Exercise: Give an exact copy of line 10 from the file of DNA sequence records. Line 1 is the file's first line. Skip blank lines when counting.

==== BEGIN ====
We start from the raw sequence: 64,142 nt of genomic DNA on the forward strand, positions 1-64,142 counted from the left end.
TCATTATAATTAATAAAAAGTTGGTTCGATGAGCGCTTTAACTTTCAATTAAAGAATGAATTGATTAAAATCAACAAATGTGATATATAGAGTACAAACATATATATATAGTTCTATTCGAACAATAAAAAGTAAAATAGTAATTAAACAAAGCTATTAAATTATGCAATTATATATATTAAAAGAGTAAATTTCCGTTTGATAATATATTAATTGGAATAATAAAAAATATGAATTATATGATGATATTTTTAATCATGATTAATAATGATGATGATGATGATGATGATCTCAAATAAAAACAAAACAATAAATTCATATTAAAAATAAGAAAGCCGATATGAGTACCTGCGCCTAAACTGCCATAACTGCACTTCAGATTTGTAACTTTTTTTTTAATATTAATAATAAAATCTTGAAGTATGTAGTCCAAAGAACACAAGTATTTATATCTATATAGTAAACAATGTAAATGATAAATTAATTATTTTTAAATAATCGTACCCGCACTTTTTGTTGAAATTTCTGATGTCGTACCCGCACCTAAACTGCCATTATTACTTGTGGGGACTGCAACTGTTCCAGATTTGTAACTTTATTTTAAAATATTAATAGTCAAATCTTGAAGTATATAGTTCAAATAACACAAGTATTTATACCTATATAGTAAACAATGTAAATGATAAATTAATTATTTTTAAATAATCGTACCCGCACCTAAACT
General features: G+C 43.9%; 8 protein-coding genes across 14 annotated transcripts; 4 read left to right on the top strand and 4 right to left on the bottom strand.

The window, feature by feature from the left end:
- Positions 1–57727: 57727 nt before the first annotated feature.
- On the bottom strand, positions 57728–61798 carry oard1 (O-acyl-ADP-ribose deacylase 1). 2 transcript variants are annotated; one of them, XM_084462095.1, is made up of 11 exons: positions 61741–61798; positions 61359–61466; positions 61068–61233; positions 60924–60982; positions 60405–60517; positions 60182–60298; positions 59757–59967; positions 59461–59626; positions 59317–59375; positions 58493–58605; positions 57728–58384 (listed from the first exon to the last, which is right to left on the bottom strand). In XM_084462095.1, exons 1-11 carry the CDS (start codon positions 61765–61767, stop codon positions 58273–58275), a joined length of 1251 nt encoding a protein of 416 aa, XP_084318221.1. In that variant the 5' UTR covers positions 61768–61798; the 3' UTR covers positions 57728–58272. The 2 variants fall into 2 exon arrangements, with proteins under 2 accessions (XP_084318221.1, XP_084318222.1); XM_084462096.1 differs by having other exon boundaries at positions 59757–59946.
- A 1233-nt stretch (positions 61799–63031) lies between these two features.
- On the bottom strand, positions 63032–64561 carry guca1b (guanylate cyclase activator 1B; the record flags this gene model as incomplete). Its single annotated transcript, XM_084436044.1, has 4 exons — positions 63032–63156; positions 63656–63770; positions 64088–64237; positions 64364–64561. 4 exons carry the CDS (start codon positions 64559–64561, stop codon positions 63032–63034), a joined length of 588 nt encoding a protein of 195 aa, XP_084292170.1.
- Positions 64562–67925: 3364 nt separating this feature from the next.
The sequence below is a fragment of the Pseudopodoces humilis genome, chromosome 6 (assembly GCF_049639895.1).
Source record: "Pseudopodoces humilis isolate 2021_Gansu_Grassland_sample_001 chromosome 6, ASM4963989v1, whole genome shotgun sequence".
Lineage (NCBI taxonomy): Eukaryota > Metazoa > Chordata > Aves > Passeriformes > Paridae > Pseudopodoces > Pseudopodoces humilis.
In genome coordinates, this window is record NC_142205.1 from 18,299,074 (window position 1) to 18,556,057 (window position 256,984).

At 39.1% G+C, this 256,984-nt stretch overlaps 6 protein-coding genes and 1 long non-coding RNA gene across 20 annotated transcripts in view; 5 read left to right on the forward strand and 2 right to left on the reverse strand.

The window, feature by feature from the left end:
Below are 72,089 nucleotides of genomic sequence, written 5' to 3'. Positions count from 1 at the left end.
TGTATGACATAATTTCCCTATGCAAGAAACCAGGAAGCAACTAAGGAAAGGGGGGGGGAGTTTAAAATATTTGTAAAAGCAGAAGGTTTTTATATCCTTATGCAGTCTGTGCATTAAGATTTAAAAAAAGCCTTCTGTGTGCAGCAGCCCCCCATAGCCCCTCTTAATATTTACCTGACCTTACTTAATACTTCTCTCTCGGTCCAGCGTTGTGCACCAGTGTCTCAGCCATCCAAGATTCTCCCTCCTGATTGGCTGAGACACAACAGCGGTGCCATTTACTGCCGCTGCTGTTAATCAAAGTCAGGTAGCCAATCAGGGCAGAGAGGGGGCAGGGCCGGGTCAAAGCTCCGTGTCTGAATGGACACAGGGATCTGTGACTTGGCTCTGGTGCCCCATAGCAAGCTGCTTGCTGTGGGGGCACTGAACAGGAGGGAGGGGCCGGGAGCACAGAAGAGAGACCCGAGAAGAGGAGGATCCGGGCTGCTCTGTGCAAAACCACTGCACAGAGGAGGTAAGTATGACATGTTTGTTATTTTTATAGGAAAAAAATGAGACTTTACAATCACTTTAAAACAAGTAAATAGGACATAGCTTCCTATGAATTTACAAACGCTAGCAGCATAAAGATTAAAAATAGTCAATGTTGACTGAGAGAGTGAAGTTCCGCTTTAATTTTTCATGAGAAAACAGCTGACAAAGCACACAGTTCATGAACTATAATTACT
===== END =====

The sequence below is a fragment of the Pseudopodoces humilis genome, chromosome 6 (assembly GCF_049639895.1).